26. May 2010 18:53
We are now home. Everyone made all their connecting flights without any problems. This trip was by far the best travel experience I have had since going to Haiti. On Monday morning we went up into the mountains to a little village that Pastor had heard about. We drove 3 pickups up as far as we could then walked the rest of the way. The heat bearing down on us from the midmorning sun was brutal. As we walked up and down this rock trail the people of the village lead the way. The small children there were so excited to see us - holding our hands and leading us to where they live. I couldn't believe the kids would carry their shoes instead of wearing them as we stepped on the large rocks. As we rounded a bend their homes came into view. Perched on a 20 ft ledge on the side of the mountain sat 4 homes. They were made of sticks and straw. Some had pieces of canvas tarps woven in. The were A-framed shaped with old suitcases across the top. As we entered in one I couldn't believe how sturdy they appeared. The walls were thick. There was a full size bed in the back with a cleared area in front. Inside smelled of charcoal but was amazingly clean. There was an infant probably 4 or 5 months old taking a nap on the bed. As I came back out of the home Pastor pointed way down the mountain to a few more homes scattered around. So far down I could barely see was the river where they get water. He yelled down to the people there and explained that is how they communicate to each other. This village consisted of about 6 homes scattered along this mountainside. It was like stepping back in time. There was no street traffic noises. No stress. There were dogs tied up as pets. They had eveything they needed to survive. They walk all the way down that mountain every Sunday to attend church at Chambrun. If you looked in the right spot you could see our red and white stripped tent set up that we have been having church in. That is how these people saw us. Although there is still a lot of devastation in Haiti from the earthquake it is encouraging to see how God has used this catastrophe to further His Kingdom. He has brought these people down out of the mountain and allowed us to provide them with food, water and medical care. I met a wonderful little 3 year old girl who lost her left leg in the earthquake. She will be going to school in the Fall and our family has decided to sponsor her. It was encouraging to see more men in church on Sunday then in past trips. The construction projects going on around the clinic is overwhelming. Teams from all over the Country are scheduled to work in Chambrun throughout the year. I heard many times during the trip about how people felt like they didn't do enough. Just remember that the Bible teaches that there is a time for everything and that the seeds we planted while there this week will be harvest by others who will travel there to help.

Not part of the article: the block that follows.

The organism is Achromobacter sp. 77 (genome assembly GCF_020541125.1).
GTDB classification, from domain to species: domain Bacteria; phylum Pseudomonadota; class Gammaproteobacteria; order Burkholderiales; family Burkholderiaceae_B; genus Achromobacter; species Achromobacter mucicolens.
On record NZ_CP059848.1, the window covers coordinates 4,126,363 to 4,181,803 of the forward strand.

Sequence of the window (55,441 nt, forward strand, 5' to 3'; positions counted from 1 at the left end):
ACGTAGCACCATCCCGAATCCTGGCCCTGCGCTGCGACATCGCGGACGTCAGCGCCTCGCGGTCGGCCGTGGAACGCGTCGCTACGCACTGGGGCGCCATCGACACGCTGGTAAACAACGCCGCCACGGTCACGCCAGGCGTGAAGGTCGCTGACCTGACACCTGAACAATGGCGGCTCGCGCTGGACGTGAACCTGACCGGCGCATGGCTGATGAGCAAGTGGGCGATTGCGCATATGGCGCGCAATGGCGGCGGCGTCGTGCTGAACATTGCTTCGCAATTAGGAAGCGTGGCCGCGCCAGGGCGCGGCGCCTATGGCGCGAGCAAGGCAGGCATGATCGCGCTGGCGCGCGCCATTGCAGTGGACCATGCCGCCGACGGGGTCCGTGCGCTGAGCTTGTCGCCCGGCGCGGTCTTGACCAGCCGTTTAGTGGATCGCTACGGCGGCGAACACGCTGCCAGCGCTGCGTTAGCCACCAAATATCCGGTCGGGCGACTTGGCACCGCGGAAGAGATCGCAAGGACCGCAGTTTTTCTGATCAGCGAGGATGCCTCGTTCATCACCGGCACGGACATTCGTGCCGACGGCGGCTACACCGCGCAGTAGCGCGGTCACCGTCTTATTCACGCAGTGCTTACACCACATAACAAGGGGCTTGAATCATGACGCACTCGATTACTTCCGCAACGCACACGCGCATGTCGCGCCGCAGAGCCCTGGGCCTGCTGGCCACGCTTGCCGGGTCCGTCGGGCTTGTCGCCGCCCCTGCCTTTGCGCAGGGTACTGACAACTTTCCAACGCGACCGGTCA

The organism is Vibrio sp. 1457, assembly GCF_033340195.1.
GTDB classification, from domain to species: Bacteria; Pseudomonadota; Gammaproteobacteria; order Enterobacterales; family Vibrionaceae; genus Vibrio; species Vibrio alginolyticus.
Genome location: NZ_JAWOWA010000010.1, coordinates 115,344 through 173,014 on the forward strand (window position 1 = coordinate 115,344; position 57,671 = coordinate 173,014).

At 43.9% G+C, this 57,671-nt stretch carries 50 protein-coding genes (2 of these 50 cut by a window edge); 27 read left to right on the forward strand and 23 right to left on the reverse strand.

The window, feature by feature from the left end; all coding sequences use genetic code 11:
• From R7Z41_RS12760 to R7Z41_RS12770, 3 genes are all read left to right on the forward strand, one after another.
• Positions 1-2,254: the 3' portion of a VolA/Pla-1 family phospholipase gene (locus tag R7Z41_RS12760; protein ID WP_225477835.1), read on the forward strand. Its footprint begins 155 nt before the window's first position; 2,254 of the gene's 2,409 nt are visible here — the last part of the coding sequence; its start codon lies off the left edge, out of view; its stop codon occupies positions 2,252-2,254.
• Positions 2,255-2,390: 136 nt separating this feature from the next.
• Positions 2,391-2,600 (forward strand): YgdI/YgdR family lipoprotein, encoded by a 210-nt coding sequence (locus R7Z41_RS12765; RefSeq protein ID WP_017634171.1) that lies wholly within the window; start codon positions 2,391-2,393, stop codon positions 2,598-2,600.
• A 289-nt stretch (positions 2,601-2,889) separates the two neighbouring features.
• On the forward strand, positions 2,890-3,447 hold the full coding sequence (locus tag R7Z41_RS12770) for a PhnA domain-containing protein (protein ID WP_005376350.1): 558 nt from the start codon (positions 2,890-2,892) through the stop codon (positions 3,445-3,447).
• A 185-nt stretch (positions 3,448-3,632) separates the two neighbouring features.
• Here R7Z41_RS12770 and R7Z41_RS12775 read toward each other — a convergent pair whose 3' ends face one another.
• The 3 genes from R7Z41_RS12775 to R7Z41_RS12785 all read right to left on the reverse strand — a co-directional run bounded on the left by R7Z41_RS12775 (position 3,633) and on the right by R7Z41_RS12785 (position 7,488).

24. May 2010 02:33
Today we spent a wonderful morning in worship with 300 Haitian friends. We did lots of singing and they did lots of dancing! It is great to see all the people praising God under the circus tent! How awesome! After church we headed in to Port-au-Prince. We drove through the market district. it was pretty difficult to see. Not much as changed since January when I was here. It is sad that all of the money and resources that have been made available to the Haitian government is not being utilized. At least not where we can see it. There were times when we passed piles of trash so large they came up to the top of the bus windows! People seem to have accepted the conditions they have been given and are just going on with life. We spoke with our translator today while in PAP and he stated that the people are asking for the resignation of the President but the Presiden said no. There was a revolution on Monday on the streets of PAP demanding the resignation. The people are very upset that progress is not being made. We must remember to continue to pray for these people and for their government.